Music and hockey are clumsily juxtaposed in an otherwise promising novel.
While she is a piano prodigy, French-Canadian Imogen St. Pierre is also sensitive to noise, to crowds, to social interactions with strangers. Although she loves performing in a trio with Papa and Père, her father and grandfather, the schmoozing and networking leave the 18-year-old Imogen silent and exhausted. During her final year of high school, surrounded by equally privileged and talented students, Imogen tries to decide what will make her happy in what’s predicted to be a glittering future. Does it mean joining an up-and-coming concert music ensemble or going to university? Or is it spending time with the people she loves, her family and her friends? Imogen develops a new friendship with fellow introvert Nathan McCormick, a talented hockey player who has been suspended from playing. Nathan not only allows Imogen to discover what will make her happy, but gives her the strength to fight for her happiness. Although both Imogen and Nathan are prodigies, it is their personalities, not their talents, which connect them. This quiet novel follows Imogen’s slow growth without resorting to loud emotional outbursts or jarring strife, and the relationship between Nathan and Imogen is more friendship than romance. Imogen and Nathan are white; while their school has many international students, all are seemingly white.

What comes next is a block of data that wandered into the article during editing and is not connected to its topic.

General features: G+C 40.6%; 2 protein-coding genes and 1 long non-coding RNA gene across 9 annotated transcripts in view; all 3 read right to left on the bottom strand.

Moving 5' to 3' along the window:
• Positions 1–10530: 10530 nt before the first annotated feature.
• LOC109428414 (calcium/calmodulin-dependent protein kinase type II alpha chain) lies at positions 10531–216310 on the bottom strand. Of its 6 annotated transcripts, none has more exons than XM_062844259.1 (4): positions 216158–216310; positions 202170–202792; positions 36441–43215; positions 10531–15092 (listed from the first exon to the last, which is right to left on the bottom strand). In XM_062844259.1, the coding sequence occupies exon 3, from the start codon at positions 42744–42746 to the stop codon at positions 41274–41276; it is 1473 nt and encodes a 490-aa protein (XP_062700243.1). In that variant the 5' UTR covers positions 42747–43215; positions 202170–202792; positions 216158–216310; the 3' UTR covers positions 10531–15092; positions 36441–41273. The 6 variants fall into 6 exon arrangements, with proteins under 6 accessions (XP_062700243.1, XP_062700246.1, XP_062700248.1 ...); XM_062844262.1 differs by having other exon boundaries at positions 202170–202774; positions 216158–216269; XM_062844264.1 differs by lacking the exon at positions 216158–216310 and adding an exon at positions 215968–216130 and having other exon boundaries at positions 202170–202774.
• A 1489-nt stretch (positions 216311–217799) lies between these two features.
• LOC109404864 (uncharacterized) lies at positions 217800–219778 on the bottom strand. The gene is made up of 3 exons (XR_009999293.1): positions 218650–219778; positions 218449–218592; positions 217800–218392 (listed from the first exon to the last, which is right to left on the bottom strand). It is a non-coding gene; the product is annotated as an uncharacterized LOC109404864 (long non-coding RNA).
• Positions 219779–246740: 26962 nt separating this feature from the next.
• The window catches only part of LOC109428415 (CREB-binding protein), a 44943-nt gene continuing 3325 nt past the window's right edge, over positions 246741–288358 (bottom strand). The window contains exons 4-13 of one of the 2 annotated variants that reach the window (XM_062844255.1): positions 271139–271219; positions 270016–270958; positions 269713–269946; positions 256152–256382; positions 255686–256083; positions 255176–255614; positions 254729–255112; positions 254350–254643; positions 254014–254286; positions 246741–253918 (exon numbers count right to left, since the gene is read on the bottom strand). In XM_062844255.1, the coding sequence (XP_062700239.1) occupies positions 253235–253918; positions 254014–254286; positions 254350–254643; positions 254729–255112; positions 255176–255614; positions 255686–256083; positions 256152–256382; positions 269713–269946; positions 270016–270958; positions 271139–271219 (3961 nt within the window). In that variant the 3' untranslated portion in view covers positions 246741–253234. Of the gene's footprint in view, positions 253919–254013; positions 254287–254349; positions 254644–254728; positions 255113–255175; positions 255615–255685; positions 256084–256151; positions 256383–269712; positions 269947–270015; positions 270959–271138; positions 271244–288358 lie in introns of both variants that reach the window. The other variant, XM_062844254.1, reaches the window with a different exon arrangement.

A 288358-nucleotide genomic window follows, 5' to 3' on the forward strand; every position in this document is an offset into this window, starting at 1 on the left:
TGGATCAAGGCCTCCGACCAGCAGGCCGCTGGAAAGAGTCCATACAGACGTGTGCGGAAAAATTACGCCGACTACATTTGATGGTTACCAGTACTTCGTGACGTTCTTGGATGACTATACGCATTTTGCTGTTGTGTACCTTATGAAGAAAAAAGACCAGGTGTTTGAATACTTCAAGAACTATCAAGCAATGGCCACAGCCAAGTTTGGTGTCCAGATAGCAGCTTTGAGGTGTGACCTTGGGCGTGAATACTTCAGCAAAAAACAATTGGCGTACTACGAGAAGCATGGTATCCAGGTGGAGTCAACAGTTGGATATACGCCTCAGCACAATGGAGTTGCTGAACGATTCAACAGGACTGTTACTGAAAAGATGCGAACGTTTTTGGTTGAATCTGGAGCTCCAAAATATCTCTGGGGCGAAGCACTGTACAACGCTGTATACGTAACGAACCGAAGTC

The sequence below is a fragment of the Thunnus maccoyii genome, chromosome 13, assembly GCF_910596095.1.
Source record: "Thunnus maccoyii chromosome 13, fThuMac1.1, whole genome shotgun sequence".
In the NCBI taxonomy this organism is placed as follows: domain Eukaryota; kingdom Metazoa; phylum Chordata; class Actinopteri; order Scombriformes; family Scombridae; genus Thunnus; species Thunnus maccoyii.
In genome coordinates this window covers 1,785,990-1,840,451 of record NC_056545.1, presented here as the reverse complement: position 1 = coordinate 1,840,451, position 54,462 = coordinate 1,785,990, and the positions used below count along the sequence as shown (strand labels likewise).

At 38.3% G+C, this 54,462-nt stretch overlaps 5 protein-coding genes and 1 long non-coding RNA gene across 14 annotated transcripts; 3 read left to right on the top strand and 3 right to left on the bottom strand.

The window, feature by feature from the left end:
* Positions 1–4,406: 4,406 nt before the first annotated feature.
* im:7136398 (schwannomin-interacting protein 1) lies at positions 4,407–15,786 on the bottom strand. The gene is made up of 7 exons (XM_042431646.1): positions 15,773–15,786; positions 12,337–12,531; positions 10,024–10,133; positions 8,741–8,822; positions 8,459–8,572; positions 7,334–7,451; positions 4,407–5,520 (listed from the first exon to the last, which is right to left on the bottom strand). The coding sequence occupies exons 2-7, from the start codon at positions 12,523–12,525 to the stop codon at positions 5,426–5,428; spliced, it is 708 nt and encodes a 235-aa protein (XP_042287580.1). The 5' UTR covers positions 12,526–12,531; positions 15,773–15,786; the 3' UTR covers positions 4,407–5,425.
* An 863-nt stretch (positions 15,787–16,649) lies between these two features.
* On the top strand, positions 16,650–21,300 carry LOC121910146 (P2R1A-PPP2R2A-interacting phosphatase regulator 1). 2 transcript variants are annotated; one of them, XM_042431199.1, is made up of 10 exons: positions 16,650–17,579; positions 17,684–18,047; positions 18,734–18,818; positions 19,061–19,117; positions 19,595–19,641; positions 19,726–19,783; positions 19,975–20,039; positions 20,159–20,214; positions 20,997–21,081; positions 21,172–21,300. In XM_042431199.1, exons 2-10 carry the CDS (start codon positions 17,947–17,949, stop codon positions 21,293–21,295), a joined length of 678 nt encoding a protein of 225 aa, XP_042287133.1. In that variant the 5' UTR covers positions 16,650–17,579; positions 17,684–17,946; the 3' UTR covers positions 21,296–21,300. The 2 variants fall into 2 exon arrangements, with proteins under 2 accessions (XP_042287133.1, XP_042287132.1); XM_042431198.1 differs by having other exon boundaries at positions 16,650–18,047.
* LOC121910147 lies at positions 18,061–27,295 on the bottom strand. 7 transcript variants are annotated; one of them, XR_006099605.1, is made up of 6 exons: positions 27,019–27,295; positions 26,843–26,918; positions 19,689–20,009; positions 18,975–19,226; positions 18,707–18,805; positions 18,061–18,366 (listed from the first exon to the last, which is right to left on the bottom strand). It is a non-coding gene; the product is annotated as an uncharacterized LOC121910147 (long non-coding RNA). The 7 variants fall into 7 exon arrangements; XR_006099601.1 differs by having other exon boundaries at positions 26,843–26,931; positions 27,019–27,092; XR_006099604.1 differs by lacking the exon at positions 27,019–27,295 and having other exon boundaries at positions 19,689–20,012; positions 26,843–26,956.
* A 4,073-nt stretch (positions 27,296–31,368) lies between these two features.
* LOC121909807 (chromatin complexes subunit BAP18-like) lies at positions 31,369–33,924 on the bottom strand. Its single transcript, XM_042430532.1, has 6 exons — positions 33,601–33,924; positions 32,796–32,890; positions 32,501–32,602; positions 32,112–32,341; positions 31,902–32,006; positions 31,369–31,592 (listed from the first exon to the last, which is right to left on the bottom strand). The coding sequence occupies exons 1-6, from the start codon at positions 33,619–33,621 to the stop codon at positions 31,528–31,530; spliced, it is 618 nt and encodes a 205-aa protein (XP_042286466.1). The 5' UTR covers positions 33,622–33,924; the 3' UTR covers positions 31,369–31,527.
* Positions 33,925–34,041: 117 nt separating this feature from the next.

Different and moving. (Fiction. 14-18)